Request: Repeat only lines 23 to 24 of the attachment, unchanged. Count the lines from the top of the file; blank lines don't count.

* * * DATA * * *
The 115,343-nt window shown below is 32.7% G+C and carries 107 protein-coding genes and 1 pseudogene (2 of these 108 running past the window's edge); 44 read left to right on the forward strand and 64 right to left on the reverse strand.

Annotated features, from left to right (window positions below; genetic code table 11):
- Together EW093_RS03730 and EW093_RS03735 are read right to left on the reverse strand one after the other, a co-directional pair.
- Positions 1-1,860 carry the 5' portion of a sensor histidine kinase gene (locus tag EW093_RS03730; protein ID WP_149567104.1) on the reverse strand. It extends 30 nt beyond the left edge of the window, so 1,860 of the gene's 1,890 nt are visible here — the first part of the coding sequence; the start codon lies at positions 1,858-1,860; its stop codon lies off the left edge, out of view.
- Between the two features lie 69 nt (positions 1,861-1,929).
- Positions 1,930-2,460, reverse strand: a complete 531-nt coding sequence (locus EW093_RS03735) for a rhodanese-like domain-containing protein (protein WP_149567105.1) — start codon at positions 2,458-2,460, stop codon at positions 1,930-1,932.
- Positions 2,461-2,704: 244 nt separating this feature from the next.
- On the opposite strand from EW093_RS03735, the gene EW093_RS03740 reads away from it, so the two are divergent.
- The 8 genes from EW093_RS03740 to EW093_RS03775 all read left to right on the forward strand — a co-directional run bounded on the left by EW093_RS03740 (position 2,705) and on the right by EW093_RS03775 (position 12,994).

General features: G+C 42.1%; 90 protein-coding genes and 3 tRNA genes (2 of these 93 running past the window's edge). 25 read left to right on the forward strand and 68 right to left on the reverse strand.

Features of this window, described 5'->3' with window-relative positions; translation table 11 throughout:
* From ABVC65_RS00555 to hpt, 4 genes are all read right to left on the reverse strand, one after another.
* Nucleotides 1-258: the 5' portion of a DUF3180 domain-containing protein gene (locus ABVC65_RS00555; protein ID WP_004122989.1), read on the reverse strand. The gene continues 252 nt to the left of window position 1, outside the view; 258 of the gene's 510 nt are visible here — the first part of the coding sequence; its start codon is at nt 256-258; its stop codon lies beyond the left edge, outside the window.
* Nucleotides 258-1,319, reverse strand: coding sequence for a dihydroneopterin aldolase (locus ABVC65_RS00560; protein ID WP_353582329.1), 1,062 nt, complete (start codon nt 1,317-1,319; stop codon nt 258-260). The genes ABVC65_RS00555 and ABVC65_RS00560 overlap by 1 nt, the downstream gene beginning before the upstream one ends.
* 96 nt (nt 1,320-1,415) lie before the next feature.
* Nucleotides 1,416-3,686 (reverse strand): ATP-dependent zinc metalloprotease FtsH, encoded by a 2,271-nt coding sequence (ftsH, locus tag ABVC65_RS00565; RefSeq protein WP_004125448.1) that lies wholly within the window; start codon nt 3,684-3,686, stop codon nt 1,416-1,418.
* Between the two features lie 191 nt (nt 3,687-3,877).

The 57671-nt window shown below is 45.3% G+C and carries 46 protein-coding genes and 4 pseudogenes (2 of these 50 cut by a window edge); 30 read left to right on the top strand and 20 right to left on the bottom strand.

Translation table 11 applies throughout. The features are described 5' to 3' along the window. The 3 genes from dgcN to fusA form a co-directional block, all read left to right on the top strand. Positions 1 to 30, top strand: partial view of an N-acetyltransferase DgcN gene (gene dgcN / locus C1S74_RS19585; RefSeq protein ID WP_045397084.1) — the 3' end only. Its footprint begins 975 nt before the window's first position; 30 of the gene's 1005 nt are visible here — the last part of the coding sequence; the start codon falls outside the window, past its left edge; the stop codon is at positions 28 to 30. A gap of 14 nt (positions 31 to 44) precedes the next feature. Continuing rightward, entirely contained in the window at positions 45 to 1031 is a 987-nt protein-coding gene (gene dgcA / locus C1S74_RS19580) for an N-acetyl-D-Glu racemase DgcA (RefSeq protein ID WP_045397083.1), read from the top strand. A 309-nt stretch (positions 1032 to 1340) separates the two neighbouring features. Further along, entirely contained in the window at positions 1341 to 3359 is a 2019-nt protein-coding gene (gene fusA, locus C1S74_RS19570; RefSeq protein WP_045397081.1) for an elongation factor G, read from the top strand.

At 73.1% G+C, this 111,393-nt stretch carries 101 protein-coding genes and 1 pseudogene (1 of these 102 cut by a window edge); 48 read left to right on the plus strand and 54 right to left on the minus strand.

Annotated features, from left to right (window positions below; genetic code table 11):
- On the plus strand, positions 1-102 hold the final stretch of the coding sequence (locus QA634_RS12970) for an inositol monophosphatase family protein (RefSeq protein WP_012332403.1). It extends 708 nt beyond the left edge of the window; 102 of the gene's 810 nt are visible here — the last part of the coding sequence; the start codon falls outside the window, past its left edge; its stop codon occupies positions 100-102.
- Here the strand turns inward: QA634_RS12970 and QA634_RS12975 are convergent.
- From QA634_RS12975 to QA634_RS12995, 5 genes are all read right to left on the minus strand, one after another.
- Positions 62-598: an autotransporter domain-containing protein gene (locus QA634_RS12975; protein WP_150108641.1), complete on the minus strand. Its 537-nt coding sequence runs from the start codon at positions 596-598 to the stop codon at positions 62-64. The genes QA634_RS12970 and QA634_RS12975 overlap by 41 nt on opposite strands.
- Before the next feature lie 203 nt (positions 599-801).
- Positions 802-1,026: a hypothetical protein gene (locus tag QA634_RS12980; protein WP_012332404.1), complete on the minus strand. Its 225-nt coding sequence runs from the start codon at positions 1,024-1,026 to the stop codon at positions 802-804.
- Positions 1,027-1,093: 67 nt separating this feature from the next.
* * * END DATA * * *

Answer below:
- Here the strand turns inward: QA634_RS12970 and QA634_RS12975 are convergent.
- From QA634_RS12975 to QA634_RS12995, 5 genes are all read right to left on the minus strand, one after another.